Each year on the feast of St. John Vianney I think of the permanent deacon who instructed me as a catechumen and then baptized me nineteen years ago this month.
The deacon thought of himself a simple man, and had found in John Vianney another cleric who had persevered through difficulty in his theological studies. Over the years I've realized that this was an important thing for me to see; it was my first real-life experience of personal devotion of a saint.
There are all sorts of devotions to saints, all of them blessed.
Sometimes we find in a saint or spiritual writer a resonance with our own experience of Christianity; we see some similarity in the graces and struggles and find someone in whom we can see ourselves. For me I think of Augustine, Benedict Joseph Labré, Thomas Merton, and Edith Stein.
Sometimes the saint seems to have something that we desire, or who seems like an intercessor consonant with what we seek. For me I think of Joseph, Monica, Thomas, and Bonaventure.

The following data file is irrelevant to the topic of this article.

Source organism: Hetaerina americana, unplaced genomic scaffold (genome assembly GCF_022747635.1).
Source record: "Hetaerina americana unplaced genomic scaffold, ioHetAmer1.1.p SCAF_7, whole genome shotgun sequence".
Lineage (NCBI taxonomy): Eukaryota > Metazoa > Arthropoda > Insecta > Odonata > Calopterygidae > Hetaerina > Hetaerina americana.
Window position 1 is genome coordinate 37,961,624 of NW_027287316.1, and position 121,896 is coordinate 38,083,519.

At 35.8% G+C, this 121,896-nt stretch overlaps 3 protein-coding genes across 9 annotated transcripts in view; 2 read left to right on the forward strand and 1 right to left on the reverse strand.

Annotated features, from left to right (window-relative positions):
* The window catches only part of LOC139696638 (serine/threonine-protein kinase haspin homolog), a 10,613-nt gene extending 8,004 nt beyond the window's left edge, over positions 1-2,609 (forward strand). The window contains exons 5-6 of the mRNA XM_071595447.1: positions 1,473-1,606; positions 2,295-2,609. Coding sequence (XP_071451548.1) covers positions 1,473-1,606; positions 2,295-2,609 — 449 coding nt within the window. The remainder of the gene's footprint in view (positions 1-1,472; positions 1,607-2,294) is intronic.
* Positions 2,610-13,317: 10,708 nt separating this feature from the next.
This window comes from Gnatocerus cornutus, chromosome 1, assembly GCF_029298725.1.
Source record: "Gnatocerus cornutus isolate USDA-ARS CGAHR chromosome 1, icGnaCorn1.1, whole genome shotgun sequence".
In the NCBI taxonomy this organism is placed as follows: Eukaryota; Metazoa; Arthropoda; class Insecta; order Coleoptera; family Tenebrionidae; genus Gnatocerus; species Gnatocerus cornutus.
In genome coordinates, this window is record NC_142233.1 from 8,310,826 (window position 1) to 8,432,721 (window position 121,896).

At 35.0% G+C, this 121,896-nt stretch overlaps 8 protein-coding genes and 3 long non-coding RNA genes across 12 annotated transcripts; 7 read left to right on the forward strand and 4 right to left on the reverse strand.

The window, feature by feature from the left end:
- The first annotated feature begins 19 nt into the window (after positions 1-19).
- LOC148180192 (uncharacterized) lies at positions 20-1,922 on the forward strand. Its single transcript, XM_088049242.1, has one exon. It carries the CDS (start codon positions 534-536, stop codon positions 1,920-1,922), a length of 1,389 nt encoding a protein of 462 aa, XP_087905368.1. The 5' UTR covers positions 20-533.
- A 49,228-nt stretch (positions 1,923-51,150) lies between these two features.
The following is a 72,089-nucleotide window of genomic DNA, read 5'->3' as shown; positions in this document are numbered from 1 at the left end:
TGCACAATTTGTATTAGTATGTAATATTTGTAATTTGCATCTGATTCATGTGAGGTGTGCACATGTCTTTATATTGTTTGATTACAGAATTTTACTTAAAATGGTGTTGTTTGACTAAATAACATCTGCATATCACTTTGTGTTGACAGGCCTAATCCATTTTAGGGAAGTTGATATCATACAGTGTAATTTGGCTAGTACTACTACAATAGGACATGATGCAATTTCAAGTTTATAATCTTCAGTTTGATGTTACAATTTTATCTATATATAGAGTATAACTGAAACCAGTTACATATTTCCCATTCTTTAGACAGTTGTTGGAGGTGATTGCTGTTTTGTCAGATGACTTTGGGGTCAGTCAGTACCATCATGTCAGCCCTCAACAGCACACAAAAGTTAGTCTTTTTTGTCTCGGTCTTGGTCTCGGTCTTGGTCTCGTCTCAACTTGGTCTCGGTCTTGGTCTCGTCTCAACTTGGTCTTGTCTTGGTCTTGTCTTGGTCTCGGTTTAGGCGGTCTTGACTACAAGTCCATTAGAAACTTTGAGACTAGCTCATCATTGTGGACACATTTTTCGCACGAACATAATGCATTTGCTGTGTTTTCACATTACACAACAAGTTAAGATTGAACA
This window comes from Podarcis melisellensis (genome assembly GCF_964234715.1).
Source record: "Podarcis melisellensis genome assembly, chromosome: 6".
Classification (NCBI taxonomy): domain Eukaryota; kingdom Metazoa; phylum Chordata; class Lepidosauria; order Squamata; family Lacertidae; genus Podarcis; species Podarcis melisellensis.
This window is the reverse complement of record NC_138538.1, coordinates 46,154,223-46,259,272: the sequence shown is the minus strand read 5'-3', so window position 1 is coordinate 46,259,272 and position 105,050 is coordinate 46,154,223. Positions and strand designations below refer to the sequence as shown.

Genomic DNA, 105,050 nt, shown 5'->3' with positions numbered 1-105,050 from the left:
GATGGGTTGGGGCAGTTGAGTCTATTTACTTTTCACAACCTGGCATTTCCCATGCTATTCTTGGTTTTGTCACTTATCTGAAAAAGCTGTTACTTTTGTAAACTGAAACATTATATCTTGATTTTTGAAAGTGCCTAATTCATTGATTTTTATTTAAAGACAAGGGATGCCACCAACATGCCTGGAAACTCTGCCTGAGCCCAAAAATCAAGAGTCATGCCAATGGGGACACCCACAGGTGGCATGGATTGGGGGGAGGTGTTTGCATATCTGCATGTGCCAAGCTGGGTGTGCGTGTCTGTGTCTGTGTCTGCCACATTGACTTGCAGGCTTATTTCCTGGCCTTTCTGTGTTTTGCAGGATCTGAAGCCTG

Sometimes a devotion arises from something like a combination of these two sorts of dynamics; the life and holiness of the saint not only speaks to something in our own experience, but of taking it to a depth or a place that we still want to go. For me I think of Francis.
Sometimes we can become devoted to a saint because his or her doctrine helps us understand the operation of grace in our own prayer and desire for Christianity. For me I think of Cassian and John of the Cross.
I suppose there are many more ways that we come to receive the gift of devotion to different saints. In all of it we give thanks to Christ, because it is his death and resurrection that has established us in a communion that transcends time and death.